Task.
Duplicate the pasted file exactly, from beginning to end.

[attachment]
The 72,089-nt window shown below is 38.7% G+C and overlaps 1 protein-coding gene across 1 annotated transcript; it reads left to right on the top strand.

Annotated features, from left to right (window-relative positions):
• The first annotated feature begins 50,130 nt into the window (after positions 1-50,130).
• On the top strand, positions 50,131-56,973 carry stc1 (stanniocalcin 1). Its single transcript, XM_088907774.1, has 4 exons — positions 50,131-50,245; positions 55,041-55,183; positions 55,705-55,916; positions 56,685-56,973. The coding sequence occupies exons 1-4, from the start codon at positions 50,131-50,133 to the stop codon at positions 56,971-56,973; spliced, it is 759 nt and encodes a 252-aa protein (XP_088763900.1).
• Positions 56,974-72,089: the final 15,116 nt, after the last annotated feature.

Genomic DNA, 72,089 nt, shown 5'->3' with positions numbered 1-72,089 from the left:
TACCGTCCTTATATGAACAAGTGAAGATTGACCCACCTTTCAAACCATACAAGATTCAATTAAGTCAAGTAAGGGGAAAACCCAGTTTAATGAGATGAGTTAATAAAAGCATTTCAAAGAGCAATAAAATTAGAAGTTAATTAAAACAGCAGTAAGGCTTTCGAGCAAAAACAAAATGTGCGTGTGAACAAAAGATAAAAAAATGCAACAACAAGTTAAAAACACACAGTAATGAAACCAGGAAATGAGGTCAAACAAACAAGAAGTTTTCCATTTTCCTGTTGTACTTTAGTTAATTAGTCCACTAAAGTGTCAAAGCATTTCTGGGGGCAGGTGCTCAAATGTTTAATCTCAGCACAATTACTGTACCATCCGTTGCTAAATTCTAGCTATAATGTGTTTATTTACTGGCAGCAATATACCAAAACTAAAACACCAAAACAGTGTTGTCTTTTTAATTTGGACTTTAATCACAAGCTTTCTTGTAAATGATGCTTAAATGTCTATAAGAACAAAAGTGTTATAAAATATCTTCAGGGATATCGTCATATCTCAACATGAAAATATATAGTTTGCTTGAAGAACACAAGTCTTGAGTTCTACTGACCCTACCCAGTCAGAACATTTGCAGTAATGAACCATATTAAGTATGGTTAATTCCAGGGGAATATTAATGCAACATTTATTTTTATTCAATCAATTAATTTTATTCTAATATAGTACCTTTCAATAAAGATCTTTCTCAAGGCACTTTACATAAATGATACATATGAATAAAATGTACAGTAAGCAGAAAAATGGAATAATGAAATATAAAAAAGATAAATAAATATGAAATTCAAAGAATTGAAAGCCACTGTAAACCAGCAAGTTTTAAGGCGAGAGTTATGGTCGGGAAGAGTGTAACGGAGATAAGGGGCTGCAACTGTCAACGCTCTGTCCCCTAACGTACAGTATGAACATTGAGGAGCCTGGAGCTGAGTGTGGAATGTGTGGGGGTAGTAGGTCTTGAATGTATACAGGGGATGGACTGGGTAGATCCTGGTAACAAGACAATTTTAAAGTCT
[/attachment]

The 72,089-nt window shown below is 38.7% G+C and overlaps 1 protein-coding gene across 1 annotated transcript; it reads left to right on the top strand.

Annotated features, from left to right (window-relative positions):
• The first annotated feature begins 50,130 nt into the window (after positions 1-50,130).
• On the top strand, positions 50,131-56,973 carry stc1 (stanniocalcin 1). Its single transcript, XM_088907774.1, has 4 exons — positions 50,131-50,245; positions 55,041-55,183; positions 55,705-55,916; positions 56,685-56,973. The coding sequence occupies exons 1-4, from the start codon at positions 50,131-50,133 to the stop codon at positions 56,971-56,973; spliced, it is 759 nt and encodes a 252-aa protein (XP_088763900.1).
• Positions 56,974-72,089: the final 15,116 nt, after the last annotated feature.

Genomic DNA, 72,089 nt, shown 5'->3' with positions numbered 1-72,089 from the left:
TACCGTCCTTATATGAACAAGTGAAGATTGACCCACCTTTCAAACCATACAAGATTCAATTAAGTCAAGTAAGGGGAAAACCCAGTTTAATGAGATGAGTTAATAAAAGCATTTCAAAGAGCAATAAAATTAGAAGTTAATTAAAACAGCAGTAAGGCTTTCGAGCAAAAACAAAATGTGCGTGTGAACAAAAGATAAAAAAATGCAACAACAAGTTAAAAACACACAGTAATGAAACCAGGAAATGAGGTCAAACAAACAAGAAGTTTTCCATTTTCCTGTTGTACTTTAGTTAATTAGTCCACTAAAGTGTCAAAGCATTTCTGGGGGCAGGTGCTCAAATGTTTAATCTCAGCACAATTACTGTACCATCCGTTGCTAAATTCTAGCTATAATGTGTTTATTTACTGGCAGCAATATACCAAAACTAAAACACCAAAACAGTGTTGTCTTTTTAATTTGGACTTTAATCACAAGCTTTCTTGTAAATGATGCTTAAATGTCTATAAGAACAAAAGTGTTATAAAATATCTTCAGGGATATCGTCATATCTCAACATGAAAATATATAGTTTGCTTGAAGAACACAAGTCTTGAGTTCTACTGACCCTACCCAGTCAGAACATTTGCAGTAATGAACCATATTAAGTATGGTTAATTCCAGGGGAATATTAATGCAACATTTATTTTTATTCAATCAATTAATTTTATTCTAATATAGTACCTTTCAATAAAGATCTTTCTCAAGGCACTTTACATAAATGATACATATGAATAAAATGTACAGTAAGCAGAAAAATGGAATAATGAAATATAAAAAAGATAAATAAATATGAAATTCAAAGAATTGAAAGCCACTGTAAACCAGCAAGTTTTAAGGCGAGAGTTATGGTCGGGAAGAGTGTAACGGAGATAAGGGGCTGCAACTGTCAACGCTCTGTCCCCTAACGTACAGTATGAACATTGAGGAGCCTGGAGCTGAGTGTGGAATGTGTGGGGGTAGTAGGTCTTGAATGTATACAGGGGATGGACTGGGTAGATCCTGGTAACAAGACAATTTTAAAGTCT